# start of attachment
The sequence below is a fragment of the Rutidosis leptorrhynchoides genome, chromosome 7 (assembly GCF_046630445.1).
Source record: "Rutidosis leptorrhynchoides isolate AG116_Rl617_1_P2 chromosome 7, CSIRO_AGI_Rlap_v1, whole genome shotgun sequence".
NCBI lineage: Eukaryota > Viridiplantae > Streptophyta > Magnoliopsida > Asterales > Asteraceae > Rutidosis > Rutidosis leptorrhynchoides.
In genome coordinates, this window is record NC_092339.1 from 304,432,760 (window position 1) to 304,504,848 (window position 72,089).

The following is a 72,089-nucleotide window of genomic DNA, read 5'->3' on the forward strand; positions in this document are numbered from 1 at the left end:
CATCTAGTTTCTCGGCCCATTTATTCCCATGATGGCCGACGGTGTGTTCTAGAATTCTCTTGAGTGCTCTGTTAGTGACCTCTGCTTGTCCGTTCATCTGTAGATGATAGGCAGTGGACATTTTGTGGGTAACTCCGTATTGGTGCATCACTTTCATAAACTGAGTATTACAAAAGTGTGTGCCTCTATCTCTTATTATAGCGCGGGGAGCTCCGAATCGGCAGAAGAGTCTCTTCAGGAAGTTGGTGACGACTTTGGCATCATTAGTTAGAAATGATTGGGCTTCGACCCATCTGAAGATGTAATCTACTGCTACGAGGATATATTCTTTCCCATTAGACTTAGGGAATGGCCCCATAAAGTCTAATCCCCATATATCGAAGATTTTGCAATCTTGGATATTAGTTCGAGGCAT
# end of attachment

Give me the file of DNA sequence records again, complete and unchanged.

The sequence below is a fragment of the Rutidosis leptorrhynchoides genome, chromosome 7 (assembly GCF_046630445.1).
Source record: "Rutidosis leptorrhynchoides isolate AG116_Rl617_1_P2 chromosome 7, CSIRO_AGI_Rlap_v1, whole genome shotgun sequence".
NCBI lineage: Eukaryota > Viridiplantae > Streptophyta > Magnoliopsida > Asterales > Asteraceae > Rutidosis > Rutidosis leptorrhynchoides.
In genome coordinates, this window is record NC_092339.1 from 304,432,760 (window position 1) to 304,504,848 (window position 72,089).

The following is a 72,089-nucleotide window of genomic DNA, read 5'->3' on the forward strand; positions in this document are numbered from 1 at the left end:
CATCTAGTTTCTCGGCCCATTTATTCCCATGATGGCCGACGGTGTGTTCTAGAATTCTCTTGAGTGCTCTGTTAGTGACCTCTGCTTGTCCGTTCATCTGTAGATGATAGGCAGTGGACATTTTGTGGGTAACTCCGTATTGGTGCATCACTTTCATAAACTGAGTATTACAAAAGTGTGTGCCTCTATCTCTTATTATAGCGCGGGGAGCTCCGAATCGGCAGAAGAGTCTCTTCAGGAAGTTGGTGACGACTTTGGCATCATTAGTTAGAAATGATTGGGCTTCGACCCATCTGAAGATGTAATCTACTGCTACGAGGATATATTCTTTCCCATTAGACTTAGGGAATGGCCCCATAAAGTCTAATCCCCATATATCGAAGATTTTGCAATCTTGGATATTAGTTCGAGGCAT